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Check inputs for cases that cause consumption of excessive system resources. Denial of service can occur when resource usage is disproportionately large in comparison to the input data that causes the resource usage.

This guideline is of greater concern for persistent, server-type systems than for desktop applications. Checking inputs for excessive resource consumption may be unjustified for client software that expects the user to handle resource-related problems. Even for client software, however, should check for inputs that could cause persistent denial of service, such as filling up the file system.

SCG 2009 lists some examples of possible attacks:

  • Requesting a large image size for vector graphics, for instance, SVG and font files.
  • "Zip bombs" whereby a short file is very highly compressed, for instance, ZIPs, GIFs and gzip encoded http contents.
  • "Billion laughs attack" whereby XML entity expansion causes an XML document to grow dramatically during parsing. Set the XMLConstants.FEATURE_SECURE_PROCESSING feature to enforce reasonable limits.
  • Using excessive disc space.
  • Inserting many keys with the same hash code into a hash table, consequently triggering worst-case performance (O(n 2)) rather than typical-case performance (O(n)).
  • Initiating many connections where the server allocates significant resources for each, for instance, the traditional "SYN flood" attack.

Noncompliant Code Example

This noncompliant code fails to check the resource consumption of the file that is being unzipped. It permits the operation to run to completion or until local resources are exhausted.

// external data source: args[0]
const int BUFFER = 512;
BufferedOutputStream dest = null;
FileInputStream fis = new FileInputStream(args[0]);
ZipInputStream zis = new ZipInputStream(new BufferedInputStream(fis));
ZipEntry entry;
while((entry = zis.getNextEntry()) != null) {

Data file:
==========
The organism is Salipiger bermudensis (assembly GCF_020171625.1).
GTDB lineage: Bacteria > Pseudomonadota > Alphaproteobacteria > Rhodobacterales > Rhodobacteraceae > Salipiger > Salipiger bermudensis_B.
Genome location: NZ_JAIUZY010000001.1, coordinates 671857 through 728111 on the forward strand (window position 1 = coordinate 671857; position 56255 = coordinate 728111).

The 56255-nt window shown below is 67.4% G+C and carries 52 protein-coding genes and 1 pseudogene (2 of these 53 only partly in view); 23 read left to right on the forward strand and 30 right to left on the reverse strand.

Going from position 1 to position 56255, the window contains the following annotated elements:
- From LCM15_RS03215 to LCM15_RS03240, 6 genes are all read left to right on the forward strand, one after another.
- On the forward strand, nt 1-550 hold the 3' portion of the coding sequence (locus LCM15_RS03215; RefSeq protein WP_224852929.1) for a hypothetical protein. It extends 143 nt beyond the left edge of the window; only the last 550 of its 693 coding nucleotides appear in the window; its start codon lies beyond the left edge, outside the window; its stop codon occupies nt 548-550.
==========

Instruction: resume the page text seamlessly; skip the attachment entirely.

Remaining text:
System.out.println("Extracting: " +entry);
  int count;
  byte data[] = new byte[BUFFER];
  // write the files to the disk
  FileOutputStream fos = new FileOutputStream(entry.getName());
  dest = new BufferedOutputStream(fos, BUFFER);
  while ((count =, 0, BUFFER)) != -1) {
    dest.write(data, 0, count);

Implementation Details

The Zip algorithm is capable of producing very large compression ratios [Mahmoud 2002]. The example below shows a file that was compressed from 148MB to 590KB, a ratio of more than 200 to 1. The file consists of arbitrarily repeated data: alternating lines of 'a' characters and 'b' characters. Even higher compression ratios can be easily obtained using more input data, more targeted input data, and other compression methods.

Compliant Solution

In this compliant solution, the code inside the while loop uses the ZipEntry.getSize() to find the uncompressed filesize of each entry in a zip archive before extracting the entry. It throws an exception if the entry to be extracted is too large — 100MB in this case.

  // write the files to the disk - if file is not insanely big
  const int TOOBIG = 0x6400000; // 100MB
  if (entry.getSize() > TOOBIG) 
    throw new RuntimeException("File to be unzipped is huge.");
  FileOutputStream fos = new FileOutputStream(entry.getName());
  dest = new BufferedOutputStream(fos, BUFFER);
  while ((count =, 0, BUFFER)) != -1) {
    dest.write(data, 0, count);

Risk Assessment




Remediation Cost










[SCG 2009] Secure Coding Guidelines for the Java Programming Language, version 3.0
[Mahmoud 2002] Compressing and Decompressing Data Using Java APIs

IDS17-J. Understand how escape characters are interpreted when String literals are compiled      13. Input Validation and Data Sanitization (IDS)      14. Platform Security (SEC)

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